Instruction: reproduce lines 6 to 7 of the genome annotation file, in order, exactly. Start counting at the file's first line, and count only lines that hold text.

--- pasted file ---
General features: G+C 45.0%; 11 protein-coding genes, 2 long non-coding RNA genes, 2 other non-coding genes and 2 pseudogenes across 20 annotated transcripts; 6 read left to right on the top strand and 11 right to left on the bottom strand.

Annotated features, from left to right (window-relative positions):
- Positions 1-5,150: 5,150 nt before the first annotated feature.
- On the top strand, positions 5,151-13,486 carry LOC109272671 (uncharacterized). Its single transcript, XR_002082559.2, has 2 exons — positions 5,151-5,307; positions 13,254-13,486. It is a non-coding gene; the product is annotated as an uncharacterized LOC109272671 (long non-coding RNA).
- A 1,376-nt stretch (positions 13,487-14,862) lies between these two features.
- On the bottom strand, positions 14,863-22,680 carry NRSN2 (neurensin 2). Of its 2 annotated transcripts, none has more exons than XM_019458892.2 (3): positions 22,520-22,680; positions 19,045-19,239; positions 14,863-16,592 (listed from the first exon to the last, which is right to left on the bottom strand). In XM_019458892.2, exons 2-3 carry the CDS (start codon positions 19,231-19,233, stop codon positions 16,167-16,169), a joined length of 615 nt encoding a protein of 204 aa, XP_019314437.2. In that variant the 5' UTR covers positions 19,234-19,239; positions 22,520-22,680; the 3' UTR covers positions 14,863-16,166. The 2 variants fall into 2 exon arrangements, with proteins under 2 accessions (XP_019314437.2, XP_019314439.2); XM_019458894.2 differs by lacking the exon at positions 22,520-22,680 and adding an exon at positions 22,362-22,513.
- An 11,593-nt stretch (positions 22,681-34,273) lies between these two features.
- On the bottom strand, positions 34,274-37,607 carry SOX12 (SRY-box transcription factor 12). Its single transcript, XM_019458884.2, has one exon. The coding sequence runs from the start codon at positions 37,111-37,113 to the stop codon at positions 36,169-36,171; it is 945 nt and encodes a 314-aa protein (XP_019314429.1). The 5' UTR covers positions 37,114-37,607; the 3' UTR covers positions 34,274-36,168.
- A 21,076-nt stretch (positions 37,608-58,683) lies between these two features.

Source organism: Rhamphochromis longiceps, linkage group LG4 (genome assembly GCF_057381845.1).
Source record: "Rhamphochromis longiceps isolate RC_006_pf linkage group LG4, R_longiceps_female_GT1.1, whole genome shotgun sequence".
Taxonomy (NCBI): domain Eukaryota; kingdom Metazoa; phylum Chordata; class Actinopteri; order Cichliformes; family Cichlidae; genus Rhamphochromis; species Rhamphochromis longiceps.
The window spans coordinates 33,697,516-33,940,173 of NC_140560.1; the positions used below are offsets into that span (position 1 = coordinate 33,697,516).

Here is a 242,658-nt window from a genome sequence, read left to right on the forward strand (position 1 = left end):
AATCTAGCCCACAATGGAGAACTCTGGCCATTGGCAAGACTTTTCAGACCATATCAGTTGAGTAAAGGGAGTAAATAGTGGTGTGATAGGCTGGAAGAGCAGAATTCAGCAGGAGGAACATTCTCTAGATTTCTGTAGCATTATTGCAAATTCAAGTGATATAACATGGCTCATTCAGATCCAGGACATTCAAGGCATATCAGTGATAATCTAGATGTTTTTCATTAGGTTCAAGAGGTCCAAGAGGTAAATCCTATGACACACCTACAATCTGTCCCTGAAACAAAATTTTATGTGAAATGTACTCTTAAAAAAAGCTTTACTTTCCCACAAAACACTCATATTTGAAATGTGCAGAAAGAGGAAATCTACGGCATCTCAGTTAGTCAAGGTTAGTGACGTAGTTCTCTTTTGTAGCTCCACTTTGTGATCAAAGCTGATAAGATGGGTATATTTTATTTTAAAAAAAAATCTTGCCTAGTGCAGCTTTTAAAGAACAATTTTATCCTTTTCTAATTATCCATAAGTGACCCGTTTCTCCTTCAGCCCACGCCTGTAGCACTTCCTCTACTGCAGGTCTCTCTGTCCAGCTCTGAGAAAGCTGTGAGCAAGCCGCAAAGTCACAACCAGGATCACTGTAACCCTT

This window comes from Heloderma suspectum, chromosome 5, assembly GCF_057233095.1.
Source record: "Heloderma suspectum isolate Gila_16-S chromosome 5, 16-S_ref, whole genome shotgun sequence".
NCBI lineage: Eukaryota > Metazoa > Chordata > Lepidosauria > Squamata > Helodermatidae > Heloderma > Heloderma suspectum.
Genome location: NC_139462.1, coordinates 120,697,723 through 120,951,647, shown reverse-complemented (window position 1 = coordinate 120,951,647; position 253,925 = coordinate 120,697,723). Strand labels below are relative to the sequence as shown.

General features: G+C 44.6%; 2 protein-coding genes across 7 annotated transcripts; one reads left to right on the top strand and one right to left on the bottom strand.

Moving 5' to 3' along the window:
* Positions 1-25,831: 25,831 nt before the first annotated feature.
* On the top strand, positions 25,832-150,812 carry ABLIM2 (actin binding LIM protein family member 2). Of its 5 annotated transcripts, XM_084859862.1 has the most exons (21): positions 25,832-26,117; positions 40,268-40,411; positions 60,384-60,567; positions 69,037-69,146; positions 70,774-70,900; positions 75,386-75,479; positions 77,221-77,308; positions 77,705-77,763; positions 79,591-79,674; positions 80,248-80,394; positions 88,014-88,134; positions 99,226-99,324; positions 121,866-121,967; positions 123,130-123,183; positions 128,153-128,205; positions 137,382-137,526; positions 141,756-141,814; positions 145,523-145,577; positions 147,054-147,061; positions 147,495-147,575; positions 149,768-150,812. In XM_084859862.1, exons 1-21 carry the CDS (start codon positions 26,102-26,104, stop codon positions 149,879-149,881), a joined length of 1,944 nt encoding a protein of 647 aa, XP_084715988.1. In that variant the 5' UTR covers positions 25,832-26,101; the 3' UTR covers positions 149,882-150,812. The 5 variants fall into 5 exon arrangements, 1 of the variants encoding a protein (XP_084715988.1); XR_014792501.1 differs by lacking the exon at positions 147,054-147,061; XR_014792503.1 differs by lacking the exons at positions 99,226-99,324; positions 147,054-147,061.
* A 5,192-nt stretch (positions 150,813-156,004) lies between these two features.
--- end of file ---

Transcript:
- On the bottom strand, positions 14,863-22,680 carry NRSN2 (neurensin 2). Of its 2 annotated transcripts, none has more exons than XM_019458892.2 (3): positions 22,520-22,680; positions 19,045-19,239; positions 14,863-16,592 (listed from the first exon to the last, which is right to left on the bottom strand). In XM_019458892.2, exons 2-3 carry the CDS (start codon positions 19,231-19,233, stop codon positions 16,167-16,169), a joined length of 615 nt encoding a protein of 204 aa, XP_019314437.2. In that variant the 5' UTR covers positions 19,234-19,239; positions 22,520-22,680; the 3' UTR covers positions 14,863-16,166. The 2 variants fall into 2 exon arrangements, with proteins under 2 accessions (XP_019314437.2, XP_019314439.2); XM_019458894.2 differs by lacking the exon at positions 22,520-22,680 and adding an exon at positions 22,362-22,513.
- An 11,593-nt stretch (positions 22,681-34,273) lies between these two features.